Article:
Processing the nuclear waste in Hanford, Wash., at the Advanced Mixed Waste Treatment project would have cost $75 million more than processing it in Hanford, according to a U.S. Department of Energy study analyzing whether to keep the AMWTP open.
The DOE announced recently it would close the AMWTP, which is located in the desert west of Idaho Falls, sometime next year after it finishes its current mission processing the decades-old transuranic waste that is in Idaho now. The roughly 6,100 cubic meters of transuranic waste at Hanford will be processed on-site rather than shipped to Idaho for processing.
U.S. Rep. Mike Simpson added a clause to a budget bill earlier this year ordering DOE to evaluate the costs and benefits of keeping the AMWTP open versus processing the Hanford waste in Washington state.
“It is a large facility that is designed to process a high volume of waste, and it costs a lot to have it stand idle at all,” said a DOE official speaking on background. “You’re talking millions of dollars a month to staff it and keep it active.”
According to the DOE official, they found much of the waste in Hanford could be shipped directly to the Waste Isolation Pilot Plant in New Mexico for permanent storage. Challenges with transporting the rest, the official said, would have included safety and technical issues with packaging and shipping the waste to Idaho, allocating funding from elsewhere in the DOE budget, working with the Western Governors Association, and complying with the 1995 Settlement Agreement between the state and the federal government, which says any new waste brought into Idaho must be processed and out of the state within a year.
“We took a really hard look at this,” the official said. “We think it’s a great facility. It’s done a great job. We took a really hard look to see if we can make it work. It’s disappointing to us as well that it’s not.”
The report concluded bringing in waste from Hanford and elsewhere “will be challenging and will not be cost-effective in the short-term nor likely cost-effective in the long-term.” It said there is “considerable uncertainty” about whether the waste could be successfully packaged for transport, and that it would take a year or two to solve this issue, thereby contributing the $3.5 million monthly standby costs of keeping the AMWTP open.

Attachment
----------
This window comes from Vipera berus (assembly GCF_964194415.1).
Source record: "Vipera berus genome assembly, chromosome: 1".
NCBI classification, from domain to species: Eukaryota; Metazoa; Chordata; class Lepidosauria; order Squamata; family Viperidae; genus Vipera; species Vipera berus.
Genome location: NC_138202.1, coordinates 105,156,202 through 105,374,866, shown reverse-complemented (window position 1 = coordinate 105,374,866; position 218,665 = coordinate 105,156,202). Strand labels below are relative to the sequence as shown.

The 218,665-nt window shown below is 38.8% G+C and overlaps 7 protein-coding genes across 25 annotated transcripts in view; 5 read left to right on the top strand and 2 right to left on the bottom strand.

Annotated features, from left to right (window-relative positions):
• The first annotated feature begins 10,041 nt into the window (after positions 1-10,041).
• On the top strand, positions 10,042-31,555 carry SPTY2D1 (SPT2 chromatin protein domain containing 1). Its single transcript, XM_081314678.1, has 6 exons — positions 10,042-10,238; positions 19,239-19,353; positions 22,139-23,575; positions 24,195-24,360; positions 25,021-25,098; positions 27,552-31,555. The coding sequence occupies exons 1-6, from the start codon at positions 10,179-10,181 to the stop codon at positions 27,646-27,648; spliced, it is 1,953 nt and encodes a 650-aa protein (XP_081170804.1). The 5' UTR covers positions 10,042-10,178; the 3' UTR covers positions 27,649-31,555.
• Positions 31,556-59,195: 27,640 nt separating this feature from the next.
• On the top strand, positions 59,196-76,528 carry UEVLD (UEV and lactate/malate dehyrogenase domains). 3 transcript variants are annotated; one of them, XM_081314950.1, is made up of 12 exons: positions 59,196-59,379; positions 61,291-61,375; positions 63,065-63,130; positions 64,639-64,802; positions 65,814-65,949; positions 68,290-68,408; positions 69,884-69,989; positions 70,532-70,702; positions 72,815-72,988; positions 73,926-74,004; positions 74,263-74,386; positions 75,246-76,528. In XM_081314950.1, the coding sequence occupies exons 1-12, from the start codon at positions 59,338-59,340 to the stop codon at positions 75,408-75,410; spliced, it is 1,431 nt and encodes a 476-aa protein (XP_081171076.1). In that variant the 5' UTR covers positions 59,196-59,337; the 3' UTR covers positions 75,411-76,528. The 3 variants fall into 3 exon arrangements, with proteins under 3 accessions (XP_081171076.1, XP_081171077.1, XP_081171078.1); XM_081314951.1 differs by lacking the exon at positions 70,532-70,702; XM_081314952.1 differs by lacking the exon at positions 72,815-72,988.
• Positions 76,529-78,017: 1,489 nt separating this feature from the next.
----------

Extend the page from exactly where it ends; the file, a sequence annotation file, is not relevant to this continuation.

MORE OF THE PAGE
While most of the waste that would have been processed at AMWTP is in Hanford, there are smaller amounts at some other DOE sites. DOE hasn’t decided what will happen to that waste yet.
“We’re going to keep working on those,” the official said.
Some public officials in the Idaho Falls area and in Butte County publicly supported keeping the AMWTP running, worried about the impact of losing the roughly 700 jobs at the plant. However, some worried about the risks of bringing the waste to Idaho and wondered whether DOE could process it here while also complying with the 1995 Settlement Agreement. The nuclear watchdog group the Snake River Alliance led the ”Don’t Waste Idaho” coalition that opposed bringing in more out-of-state waste.
“I think it’s a very good decision,” said Beatrice Brailsford, the Snake River Alliance’s nuclear program director. “It certainly responds to the concerns that the people of Idaho have expressed about waste coming in from other places. I know it’s a good economic and environmental decision.”
About half of the people working at the AMWTP work in waste treatment, and those jobs will go away next year, although it is expected some of them will transition into other jobs either at Idaho National Laboratory or with cleanup contractor Fluor. The other half work in waste characterization and certification, and they will still have work.
“That function is going to remain in operation at the site,” the DOE official said.
The closure won’t have any direct impact on INL, although some of the people who work at the AMWTP might get jobs at INL, said INL spokeswoman Sarah Neumann.